Waste Wednesday & Corn Chips?

Pyrex saves waste!
Pyrex saves waste!

This Friday was my day off, so I borrowed the BF’s car, and headed to the outlet for Pyrex.  For change from $80, I got the haul above, which I’m impressed with.  These things last well – not one has cracked or chipped in all the back and forth to work, and in and out of cupboards etc.

Now I have enough pyrex for lunch leftovers (I bought 9 when I first moved into the loft, for lunches). Now I have another 10 (!!) so that I can have one with bacon at almost all times, one with pepperoni, a few with a meal’s serve of meat, like chicken breasts. It’s a learning curve for deli staff in Harris Farm and Coles, but I’m patient, and mostly it works… Til I give them a flat rectangular pyrex for a large cube of feta – live and learn!

So, this week wasn’t as good as past weeks – there were three meat trays. We can’t pass up $3 for 500g of beef mince, especially when making lasagne for 8!

Still a modest weigh in, despite three meat trays
Still a modest weigh in, despite three meat trays

I should also show you the weight of the plastics that I take back to Coles, who offer a recycling program that supposedly turns certain plastics into playground furniture:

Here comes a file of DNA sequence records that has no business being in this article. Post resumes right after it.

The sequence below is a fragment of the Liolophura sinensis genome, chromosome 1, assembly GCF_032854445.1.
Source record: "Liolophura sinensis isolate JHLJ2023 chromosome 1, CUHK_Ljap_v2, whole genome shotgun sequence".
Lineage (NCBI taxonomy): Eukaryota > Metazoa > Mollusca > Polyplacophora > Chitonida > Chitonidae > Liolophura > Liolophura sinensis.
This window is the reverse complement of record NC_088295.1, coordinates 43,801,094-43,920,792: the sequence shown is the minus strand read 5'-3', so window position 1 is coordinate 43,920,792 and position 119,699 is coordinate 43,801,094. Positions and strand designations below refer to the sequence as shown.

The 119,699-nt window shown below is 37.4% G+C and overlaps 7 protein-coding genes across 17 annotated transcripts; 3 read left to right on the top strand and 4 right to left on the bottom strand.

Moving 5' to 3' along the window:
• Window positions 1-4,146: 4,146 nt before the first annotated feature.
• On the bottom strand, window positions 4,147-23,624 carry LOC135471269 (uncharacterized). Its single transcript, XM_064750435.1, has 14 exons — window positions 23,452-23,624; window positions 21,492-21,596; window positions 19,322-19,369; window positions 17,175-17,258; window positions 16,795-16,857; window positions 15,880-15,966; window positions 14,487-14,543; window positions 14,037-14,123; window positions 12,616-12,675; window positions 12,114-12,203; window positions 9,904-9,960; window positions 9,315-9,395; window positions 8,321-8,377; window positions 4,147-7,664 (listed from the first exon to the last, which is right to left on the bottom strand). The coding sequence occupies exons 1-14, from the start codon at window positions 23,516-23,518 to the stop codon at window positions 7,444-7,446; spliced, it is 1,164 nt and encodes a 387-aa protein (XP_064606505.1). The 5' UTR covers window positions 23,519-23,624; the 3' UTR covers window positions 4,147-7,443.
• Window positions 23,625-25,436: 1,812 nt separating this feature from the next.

Back to Coles, for them to recycle.
Back to Coles, for them to recycle.

Mmmm cornchip packets…

Garlic bread wrappers, museli bar wrappers, pasta packets etc
Garlic bread wrappers, museli bar wrappers, pasta packets etc

Reader/commenter challenge: Is there a zero waste way to corn chips? I’ve never seen them in bulk, but I’ve not looked that far and wide. What would it take to make a cornchip?

16 Replies to “Waste Wednesday & Corn Chips?”

    1. I should look at how much they cost vs Tupperware or generic plastic containers. I\’m sure it\’s cheaper to use the plastic bags they provide free, but that\’s not an option for me!

  1. You're doing great! Have you tried googling cornchips for a recipe? I would think frying a corn tortilla might be close . .

    We made the switch to glass containers very slowly because one glass container costs about 3-4x as much as a multi-pack of plastic containers. And now that all the plastic has been eliminated, we've had a shortage of containers, so I think I'll be buying more. Pyrex, Anchor Hocking, and Corelle are my favorites brands for leftovers, and I use jars from food we've eaten for pantry storage.

    1. I haven't googled, but I shall. Interestingly, either we don't get corn tortillas here, or if we do, I've rejected them as they have flour (ie gluten) which I'm trying to avoid. I will look into making corn tortillas though!

      Pyrex are the same company as Corelle – at least they are all in the one outlet I went to. We don't have Anchor Hocking here though. I'm surprised that by going to the outlet, I'm sure the price is on par with supermarket plastic containers (for reuse), though I'll have to check when I do the groceries. In any case, I'm far happier with the way the Pyrex has lasted over 18 months of tomato-y pasta etc – no staining like with plastic.

  2. I love pyrex! So, do you bring them right up to the meat/deli counter and ask them to fill it? I must try this.